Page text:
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Addictedtoedm / Maria Rosa Flatt

Summer is a time for beaches, BBQ, and the festival season. As the sun brings the heat, the season is also bringing about higher use of drugs, a study shows. Cocaine, ecstasy, and molly to be exact. These three party drugs plus marijuana have become the crowd favorite.

Here’s What We Know

Here’s a breakdown of the ongoing summer drug use. Over a third for LSD, 30% for ecstasy and marijuana, and around 28% for cocaine. The Journal of General Internal Medicine published these findings. They suggest that people’s willingness to try drugs comes from warm weather and taking a break from school.

Lead author of the study, Dr. Joseph Palamar, from NYU School of Medicine states the cause is from idle time. When people don’t work, they go out. To enjoy the nice weather, you do it with friends. This increases the odds of being offered illicit substances at summertime events. With the festival scene so huge around the world, concerts plus high temperatures could make first-time drug use risky.

We know the dangers of trying ecstasy, while drunk, dancing in 90-degree weather. An unplanned trip is deadly. As a public health threat, drug-related hospitalizations and deaths are just the beginning.

In 2017, 3 million people started using marijuana and around 1 million started using cocaine. More than 700,000 people started using LSD and ecstasy. It used to be ecstasy that first-time users would take; now it includes the remaining party trifecta.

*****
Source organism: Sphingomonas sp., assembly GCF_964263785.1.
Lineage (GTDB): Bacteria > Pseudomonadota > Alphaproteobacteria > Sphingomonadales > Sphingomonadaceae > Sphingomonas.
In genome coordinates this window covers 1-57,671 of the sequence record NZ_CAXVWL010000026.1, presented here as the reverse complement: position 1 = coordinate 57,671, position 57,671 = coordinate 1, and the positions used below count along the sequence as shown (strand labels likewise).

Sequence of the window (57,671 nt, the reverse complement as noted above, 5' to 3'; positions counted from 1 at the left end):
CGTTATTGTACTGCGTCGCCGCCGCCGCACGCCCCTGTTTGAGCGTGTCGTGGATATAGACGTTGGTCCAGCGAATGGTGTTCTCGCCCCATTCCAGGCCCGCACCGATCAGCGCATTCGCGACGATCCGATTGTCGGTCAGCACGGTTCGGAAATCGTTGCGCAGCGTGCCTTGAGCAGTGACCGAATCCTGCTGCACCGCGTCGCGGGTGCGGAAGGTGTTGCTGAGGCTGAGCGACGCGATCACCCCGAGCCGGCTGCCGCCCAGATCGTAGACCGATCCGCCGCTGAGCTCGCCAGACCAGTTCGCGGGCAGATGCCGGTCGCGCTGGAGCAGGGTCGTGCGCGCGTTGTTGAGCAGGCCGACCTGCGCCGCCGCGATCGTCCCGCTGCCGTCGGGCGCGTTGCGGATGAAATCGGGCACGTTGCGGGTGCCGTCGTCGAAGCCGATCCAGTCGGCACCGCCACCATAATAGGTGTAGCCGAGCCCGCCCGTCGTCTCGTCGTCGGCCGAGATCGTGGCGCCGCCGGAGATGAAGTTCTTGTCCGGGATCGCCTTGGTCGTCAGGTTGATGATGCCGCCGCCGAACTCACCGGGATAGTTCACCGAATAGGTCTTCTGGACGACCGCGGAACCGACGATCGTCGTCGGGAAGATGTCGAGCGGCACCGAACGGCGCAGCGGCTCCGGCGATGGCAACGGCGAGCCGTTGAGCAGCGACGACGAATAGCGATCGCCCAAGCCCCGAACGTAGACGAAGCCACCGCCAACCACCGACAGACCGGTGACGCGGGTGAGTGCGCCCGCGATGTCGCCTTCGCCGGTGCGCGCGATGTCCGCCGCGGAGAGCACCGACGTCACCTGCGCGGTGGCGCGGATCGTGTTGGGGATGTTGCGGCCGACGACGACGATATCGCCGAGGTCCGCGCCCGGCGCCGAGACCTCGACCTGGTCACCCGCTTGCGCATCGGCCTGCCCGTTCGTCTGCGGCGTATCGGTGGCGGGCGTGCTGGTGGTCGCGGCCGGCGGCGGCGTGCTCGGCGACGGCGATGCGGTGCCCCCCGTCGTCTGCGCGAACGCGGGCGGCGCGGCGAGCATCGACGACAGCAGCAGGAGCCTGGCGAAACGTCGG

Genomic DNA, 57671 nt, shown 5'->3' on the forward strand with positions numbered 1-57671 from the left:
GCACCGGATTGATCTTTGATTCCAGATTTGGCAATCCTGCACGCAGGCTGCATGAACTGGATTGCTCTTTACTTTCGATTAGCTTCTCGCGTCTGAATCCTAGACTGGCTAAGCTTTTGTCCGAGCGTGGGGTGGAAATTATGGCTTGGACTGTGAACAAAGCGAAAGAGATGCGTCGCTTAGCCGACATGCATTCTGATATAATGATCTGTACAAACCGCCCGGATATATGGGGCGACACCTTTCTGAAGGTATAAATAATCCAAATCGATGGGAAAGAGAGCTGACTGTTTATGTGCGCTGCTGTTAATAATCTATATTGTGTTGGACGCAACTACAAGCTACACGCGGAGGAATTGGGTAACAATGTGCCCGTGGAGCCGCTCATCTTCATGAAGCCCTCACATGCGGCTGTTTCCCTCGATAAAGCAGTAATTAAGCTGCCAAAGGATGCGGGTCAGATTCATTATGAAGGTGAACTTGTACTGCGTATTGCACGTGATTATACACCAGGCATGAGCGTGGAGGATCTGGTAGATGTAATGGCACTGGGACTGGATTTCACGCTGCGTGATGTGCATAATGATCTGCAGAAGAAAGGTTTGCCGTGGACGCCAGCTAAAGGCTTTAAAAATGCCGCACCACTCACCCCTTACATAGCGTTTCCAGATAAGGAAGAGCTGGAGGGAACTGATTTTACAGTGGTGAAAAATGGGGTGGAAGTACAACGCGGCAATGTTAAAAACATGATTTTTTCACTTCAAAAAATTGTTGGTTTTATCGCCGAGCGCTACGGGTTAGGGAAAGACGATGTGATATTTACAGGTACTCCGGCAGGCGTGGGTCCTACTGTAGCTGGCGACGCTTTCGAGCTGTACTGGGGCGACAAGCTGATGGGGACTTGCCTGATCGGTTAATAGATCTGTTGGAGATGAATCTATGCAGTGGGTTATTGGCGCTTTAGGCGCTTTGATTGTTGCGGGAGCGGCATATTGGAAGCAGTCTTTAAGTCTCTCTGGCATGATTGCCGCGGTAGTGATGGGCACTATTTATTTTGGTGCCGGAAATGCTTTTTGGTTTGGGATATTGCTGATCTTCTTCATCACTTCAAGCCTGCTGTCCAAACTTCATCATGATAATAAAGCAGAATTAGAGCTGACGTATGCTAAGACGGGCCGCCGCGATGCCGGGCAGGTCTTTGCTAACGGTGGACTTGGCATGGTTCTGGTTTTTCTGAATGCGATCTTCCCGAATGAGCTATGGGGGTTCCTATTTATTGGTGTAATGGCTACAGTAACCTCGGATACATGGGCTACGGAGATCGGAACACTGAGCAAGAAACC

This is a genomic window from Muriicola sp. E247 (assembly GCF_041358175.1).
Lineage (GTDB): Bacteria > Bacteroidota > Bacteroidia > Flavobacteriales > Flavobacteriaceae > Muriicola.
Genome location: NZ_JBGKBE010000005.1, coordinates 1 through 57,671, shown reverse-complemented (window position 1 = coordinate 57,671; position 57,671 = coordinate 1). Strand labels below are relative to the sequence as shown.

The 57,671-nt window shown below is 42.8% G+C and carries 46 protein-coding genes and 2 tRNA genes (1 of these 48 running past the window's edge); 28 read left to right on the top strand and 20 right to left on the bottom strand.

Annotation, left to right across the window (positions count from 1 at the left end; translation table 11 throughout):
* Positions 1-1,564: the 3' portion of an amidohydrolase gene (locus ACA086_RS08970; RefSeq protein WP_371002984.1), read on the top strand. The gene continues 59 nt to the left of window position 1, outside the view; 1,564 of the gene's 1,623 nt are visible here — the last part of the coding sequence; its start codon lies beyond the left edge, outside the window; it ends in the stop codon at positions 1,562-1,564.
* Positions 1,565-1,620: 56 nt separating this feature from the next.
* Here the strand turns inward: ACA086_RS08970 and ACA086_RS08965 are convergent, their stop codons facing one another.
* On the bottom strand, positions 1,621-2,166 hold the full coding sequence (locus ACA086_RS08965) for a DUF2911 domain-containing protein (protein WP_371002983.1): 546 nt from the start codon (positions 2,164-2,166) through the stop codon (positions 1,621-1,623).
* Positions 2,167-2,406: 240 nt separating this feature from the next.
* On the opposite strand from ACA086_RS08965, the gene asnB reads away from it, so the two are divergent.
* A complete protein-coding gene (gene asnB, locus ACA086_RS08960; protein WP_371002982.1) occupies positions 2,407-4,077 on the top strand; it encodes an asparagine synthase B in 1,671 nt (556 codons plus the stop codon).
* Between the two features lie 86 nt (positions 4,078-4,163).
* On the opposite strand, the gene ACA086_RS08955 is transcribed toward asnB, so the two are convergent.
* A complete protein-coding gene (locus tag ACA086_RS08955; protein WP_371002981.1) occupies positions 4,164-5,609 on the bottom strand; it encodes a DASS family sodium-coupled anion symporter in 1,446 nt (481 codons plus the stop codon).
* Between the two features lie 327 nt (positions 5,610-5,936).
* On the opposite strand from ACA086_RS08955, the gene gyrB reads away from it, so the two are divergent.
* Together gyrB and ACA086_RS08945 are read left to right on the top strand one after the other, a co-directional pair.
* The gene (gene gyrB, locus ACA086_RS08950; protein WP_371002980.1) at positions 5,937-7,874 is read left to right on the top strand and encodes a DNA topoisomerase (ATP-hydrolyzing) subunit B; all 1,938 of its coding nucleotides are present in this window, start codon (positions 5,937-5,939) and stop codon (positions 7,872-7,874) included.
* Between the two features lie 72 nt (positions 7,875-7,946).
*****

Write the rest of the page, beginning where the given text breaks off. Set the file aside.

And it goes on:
So Now What?

Prevention and harm reduction in real time will need to coincide with when people are at highest risk for using. Teens and young adults nearing the end of school need to understand how drugs affect them. Warmer months do not make for a great excuse to put yourself in danger.

“Using a drug for the first time…can place an individual at unique risk, especially if the use is unplanned, or if they initiate a drug that they’re unfamiliar with” – Dr. Palamar

His main concern is that kids are dying from these kinds of drugs when they shouldn’t be. Previous deaths at music festivals sadden and forewarn us. All we can do is educate ourselves and be safe where necessary.

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